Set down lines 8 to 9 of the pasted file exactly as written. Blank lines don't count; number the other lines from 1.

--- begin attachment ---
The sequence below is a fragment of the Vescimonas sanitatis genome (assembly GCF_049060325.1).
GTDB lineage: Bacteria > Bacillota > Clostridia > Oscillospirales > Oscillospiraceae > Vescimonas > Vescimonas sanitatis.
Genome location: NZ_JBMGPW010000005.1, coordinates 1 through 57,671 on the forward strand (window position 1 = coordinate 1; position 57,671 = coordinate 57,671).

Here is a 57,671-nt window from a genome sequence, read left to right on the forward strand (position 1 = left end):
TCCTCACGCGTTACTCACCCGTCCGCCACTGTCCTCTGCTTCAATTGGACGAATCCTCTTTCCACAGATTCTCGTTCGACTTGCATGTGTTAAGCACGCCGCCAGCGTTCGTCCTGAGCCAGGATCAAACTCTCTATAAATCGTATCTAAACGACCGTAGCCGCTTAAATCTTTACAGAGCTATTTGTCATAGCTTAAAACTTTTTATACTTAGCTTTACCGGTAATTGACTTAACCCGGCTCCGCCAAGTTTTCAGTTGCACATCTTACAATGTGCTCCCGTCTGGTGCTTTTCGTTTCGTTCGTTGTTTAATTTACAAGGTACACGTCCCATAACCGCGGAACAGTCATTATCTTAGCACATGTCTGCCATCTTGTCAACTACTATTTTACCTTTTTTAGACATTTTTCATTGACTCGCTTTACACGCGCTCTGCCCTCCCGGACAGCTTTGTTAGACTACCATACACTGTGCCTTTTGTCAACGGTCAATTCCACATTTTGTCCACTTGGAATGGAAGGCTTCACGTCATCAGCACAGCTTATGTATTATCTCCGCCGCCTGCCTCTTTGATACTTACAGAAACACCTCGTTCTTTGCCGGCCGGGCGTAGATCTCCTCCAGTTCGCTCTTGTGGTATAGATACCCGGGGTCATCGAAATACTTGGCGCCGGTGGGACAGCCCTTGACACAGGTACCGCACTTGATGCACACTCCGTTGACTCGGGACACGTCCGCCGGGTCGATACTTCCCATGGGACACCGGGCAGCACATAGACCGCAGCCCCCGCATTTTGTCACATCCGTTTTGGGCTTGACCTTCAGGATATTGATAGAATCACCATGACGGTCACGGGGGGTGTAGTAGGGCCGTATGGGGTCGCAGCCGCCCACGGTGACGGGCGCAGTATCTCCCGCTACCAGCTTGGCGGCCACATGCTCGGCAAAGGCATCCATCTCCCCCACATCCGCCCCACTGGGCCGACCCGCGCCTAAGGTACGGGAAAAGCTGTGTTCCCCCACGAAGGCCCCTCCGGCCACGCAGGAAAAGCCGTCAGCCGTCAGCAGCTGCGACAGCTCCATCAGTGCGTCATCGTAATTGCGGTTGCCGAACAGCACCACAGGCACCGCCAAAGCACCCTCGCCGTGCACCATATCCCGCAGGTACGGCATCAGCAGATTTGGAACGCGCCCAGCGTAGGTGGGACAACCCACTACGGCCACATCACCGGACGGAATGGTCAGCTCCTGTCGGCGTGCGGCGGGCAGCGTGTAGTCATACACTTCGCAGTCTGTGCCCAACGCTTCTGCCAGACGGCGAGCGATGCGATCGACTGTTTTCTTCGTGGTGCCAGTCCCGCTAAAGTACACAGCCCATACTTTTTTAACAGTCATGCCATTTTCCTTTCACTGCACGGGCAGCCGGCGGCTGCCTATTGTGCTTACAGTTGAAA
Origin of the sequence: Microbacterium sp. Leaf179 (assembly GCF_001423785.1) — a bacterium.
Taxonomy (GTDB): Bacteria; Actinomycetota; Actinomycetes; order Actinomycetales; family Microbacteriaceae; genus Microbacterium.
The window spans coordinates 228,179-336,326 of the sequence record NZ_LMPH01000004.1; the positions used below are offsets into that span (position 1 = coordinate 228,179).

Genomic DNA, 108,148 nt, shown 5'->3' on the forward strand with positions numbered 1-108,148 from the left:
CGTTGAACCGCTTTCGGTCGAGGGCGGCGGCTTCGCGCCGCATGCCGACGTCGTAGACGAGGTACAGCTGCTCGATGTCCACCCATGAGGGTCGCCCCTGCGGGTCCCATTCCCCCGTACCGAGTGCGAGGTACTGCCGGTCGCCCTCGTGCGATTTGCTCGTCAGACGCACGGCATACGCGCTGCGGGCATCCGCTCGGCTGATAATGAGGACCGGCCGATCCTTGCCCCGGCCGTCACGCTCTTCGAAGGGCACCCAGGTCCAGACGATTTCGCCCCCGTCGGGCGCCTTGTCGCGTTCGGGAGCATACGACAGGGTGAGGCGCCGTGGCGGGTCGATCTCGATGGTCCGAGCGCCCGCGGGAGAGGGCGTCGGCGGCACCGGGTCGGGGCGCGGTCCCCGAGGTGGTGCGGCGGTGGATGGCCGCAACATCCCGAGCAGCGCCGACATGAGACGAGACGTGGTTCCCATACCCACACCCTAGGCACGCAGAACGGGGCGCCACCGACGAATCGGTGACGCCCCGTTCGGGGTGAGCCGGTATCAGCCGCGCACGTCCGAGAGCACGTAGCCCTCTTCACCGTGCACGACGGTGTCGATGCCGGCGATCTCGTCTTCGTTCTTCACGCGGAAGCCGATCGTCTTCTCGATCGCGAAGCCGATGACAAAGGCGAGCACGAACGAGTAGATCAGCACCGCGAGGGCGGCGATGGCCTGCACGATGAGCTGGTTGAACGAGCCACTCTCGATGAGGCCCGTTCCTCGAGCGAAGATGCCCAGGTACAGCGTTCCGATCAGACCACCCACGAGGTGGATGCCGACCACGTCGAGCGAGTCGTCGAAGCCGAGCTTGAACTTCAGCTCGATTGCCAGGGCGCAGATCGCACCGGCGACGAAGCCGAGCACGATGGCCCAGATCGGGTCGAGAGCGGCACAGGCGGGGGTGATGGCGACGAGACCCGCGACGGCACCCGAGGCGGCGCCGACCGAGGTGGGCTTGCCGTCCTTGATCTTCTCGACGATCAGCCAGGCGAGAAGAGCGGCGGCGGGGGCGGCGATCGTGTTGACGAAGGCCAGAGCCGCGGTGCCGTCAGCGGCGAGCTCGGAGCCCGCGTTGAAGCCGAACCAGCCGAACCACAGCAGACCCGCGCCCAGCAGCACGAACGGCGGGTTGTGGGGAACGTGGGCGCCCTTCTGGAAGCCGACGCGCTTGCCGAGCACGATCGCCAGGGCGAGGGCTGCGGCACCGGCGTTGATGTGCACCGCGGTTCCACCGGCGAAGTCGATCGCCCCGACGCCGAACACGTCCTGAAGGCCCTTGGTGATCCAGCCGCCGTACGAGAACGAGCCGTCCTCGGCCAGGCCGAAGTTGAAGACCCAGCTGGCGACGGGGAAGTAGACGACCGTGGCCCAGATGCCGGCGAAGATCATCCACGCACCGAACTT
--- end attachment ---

The window spans coordinates 228,179-336,326 of the sequence record NZ_LMPH01000004.1; the positions used below are offsets into that span (position 1 = coordinate 228,179).

Genomic DNA, 108,148 nt, shown 5'->3' on the forward strand with positions numbered 1-108,148 from the left: